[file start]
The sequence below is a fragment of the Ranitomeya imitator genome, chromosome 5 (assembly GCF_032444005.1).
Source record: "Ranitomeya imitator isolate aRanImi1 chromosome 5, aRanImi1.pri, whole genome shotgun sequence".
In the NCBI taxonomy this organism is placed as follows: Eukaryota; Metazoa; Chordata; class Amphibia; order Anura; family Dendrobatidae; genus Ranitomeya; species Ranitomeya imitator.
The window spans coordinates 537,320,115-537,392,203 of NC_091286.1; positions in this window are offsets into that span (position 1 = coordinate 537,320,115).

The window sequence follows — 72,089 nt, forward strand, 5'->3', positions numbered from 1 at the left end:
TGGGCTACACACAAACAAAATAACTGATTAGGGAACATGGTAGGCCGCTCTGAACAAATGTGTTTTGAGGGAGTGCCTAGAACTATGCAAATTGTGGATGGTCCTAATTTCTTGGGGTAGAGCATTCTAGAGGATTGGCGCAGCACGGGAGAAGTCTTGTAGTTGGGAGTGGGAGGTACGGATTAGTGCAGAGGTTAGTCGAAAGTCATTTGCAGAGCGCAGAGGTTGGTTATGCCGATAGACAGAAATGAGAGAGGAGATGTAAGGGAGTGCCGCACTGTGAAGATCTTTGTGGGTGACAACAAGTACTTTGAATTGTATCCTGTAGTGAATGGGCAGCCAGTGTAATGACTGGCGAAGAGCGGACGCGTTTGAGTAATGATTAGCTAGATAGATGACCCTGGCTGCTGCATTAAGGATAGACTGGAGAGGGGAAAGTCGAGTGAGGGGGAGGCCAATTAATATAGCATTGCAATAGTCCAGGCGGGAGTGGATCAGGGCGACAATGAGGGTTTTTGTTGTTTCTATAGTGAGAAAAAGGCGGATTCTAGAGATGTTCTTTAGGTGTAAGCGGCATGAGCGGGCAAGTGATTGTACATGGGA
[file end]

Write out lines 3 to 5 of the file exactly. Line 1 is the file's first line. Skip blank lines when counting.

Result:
In the NCBI taxonomy this organism is placed as follows: Eukaryota; Metazoa; Chordata; class Amphibia; order Anura; family Dendrobatidae; genus Ranitomeya; species Ranitomeya imitator.
The window spans coordinates 537,320,115-537,392,203 of NC_091286.1; positions in this window are offsets into that span (position 1 = coordinate 537,320,115).

The window sequence follows — 72,089 nt, forward strand, 5'->3', positions numbered from 1 at the left end: